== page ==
In April of 1882, after a twenty year career of bank and train robberies and a host of killings, Jesse Woodson James lay dead on his living room floor. Killed by a single bullet fired by a would-be new gang member, Bob Ford for a reward offered by the governor of Missouri. On that day, a chapter of the old west came to a close.
First, Jesse was buried in the yard of the old James farm where his mother could keep an eye on the grave. She was worried that grave-robbers would steal the body to put on display around the country in a traveling exibit. This was a common practice at the time. After his mother's death, Jesse's remains were dug up and placed in a new coffin and re-buried at the cemetery in Kearny, Missouri. Other than the legend that Jesse had established, his remains would be forgotten about for the next 113-years.
In 1951 a man named J. Frank Dalton became famous briefly by claiming to be the nortorious Jesse James. His story was that Charley Bigalow, an outlaw and friend of Jesse's was actually killed in 1882 by Jesse himself and, since they looked so much alike, Jesse used Bigalow's body in his place to get away from the reward on his head. So Dalton claimed that the whole Jesse James 1882 killing was fabrocated and he was still alive in 1951 at the age of 104 years old.
Dalton had many people believing him as he had several of the same wounds as Jesse had gotten in his lifetime. Plus, many said Dalton would not have known a lot of the "private" stories that he spoke about if he weren't the real Jesse James.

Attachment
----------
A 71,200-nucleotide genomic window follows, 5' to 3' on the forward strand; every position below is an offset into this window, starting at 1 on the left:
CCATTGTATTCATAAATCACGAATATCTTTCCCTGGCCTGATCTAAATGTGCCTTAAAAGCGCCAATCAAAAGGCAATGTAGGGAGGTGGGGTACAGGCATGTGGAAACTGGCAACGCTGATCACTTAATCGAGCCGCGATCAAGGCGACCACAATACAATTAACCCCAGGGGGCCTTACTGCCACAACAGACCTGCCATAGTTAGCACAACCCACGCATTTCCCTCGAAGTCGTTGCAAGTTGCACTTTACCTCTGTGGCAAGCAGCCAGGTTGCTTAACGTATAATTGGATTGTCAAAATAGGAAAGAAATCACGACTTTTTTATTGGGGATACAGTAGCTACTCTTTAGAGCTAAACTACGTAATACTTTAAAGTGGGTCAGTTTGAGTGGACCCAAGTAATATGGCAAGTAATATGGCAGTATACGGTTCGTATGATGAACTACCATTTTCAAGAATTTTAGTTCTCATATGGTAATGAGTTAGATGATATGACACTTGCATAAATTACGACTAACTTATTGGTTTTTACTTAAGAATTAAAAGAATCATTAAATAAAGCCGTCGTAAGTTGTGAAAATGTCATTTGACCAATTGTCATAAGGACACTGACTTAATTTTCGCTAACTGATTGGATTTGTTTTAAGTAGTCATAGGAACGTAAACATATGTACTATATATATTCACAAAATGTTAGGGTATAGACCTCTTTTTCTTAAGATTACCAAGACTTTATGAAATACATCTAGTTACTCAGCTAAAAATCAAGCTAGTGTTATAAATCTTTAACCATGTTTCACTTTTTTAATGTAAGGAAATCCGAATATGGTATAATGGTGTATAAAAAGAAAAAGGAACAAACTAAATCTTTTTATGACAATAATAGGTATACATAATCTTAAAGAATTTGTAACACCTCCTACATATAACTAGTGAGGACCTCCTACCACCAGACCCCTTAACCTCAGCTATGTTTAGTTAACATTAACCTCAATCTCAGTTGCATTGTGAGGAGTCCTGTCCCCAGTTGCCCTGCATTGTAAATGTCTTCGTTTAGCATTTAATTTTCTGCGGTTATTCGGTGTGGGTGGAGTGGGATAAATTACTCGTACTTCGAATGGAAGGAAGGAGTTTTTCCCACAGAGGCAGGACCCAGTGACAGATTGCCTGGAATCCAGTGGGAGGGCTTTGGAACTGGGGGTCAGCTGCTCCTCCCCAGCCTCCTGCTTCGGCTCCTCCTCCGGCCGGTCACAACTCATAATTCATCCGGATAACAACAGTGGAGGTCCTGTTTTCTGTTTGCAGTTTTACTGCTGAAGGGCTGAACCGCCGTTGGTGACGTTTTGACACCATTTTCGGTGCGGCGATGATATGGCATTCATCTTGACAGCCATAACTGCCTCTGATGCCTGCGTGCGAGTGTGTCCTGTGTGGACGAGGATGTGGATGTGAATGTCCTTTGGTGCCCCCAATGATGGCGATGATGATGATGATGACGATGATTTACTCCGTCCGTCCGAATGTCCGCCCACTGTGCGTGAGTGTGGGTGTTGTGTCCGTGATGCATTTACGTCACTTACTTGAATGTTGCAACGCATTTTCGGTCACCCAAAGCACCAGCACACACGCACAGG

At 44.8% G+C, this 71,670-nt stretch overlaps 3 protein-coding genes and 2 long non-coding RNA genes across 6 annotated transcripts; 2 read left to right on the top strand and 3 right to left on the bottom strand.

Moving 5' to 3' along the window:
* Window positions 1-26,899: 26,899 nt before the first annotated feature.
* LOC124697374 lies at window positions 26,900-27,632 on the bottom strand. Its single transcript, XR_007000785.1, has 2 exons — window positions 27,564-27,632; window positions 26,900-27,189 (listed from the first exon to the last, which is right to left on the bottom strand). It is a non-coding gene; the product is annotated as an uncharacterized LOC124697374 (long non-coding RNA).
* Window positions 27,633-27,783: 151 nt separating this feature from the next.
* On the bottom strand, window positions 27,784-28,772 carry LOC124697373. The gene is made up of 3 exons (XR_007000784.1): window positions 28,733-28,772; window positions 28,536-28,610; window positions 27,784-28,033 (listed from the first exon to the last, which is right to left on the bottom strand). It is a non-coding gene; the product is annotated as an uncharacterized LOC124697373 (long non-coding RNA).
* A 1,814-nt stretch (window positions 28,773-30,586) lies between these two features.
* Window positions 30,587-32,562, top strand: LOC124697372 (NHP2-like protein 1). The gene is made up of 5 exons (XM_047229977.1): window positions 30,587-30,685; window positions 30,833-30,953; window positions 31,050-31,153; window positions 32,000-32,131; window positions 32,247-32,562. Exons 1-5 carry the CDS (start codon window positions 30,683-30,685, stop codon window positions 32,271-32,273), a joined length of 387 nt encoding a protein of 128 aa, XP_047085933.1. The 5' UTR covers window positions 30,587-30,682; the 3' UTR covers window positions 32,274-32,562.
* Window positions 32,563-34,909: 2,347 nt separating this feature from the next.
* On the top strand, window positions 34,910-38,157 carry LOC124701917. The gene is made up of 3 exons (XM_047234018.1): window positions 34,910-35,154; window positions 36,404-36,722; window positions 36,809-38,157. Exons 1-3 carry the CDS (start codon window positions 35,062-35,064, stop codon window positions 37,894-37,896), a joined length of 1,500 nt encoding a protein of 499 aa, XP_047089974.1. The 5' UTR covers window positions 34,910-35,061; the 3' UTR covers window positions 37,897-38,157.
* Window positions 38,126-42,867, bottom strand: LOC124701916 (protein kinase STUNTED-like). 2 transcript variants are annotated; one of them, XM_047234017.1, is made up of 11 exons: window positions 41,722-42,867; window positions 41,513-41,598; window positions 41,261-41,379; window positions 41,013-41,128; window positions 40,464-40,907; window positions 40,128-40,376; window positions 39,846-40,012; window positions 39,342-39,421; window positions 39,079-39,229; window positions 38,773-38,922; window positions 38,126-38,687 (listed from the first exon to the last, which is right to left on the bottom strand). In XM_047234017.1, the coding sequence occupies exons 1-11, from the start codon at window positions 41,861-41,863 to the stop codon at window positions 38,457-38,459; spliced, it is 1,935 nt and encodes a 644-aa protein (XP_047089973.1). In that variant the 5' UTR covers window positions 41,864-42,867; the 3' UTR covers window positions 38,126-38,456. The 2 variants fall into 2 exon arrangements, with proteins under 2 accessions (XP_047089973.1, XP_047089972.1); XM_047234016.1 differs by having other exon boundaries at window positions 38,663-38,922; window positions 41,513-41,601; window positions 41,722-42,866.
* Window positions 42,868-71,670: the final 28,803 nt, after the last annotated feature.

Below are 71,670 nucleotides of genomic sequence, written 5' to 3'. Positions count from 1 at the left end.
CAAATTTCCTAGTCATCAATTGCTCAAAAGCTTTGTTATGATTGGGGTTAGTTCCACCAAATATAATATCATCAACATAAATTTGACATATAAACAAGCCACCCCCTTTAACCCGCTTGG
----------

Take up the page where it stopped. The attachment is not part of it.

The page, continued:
At the turn of the 20th century, around 30-years after Jesse's death, there were no less that 100 men claiming to be him. These people would be paid a few dollars a week by a show promoter and would travel around the country talking about the "good old days" and maybe giving shooting matches. Many drifted away after a short time and was never heard from again. J. Frank Dalton didn't drift away. He died! Actually, he died shortly after making his claim. His family asked the court to allow him to legally change his name to Jesse James. After showing a few documents that were said to be signed by old James gang members, the court actually allowed it. Dalton was buried under a monument proclaiming him as the original Jesse James.
The actual James family always wanted to refuke Dalton's claim to fame. But how? So the matter layed in two graves with the same name. In 1995, after getting the courts involved, a group was allowed to open the original Jesse James' grave in Kearny. They wanted to try a relatively new method of idenifying called DNA. This would findly lay to rest the fact if Jesse was buried in that grave or someone else. But would there be enough DNA to test? When Jesse's first grave was opened to move the remains from the James farm, the original coffin fell apart spilling a few bones and some hair back into the grave. These artifacts were retreived and kept by the family then was given with the farm to the Friends of the James Farm, the organization that maintains the property. Asked if they would give part of the hair to the lab for DNA testing, they refused. There isn't very much hair and they didn't want to lose any of it since the sample that would have been tested would be destroyed. So the only other way was to retreive the remains from the cemetery and hope for the best.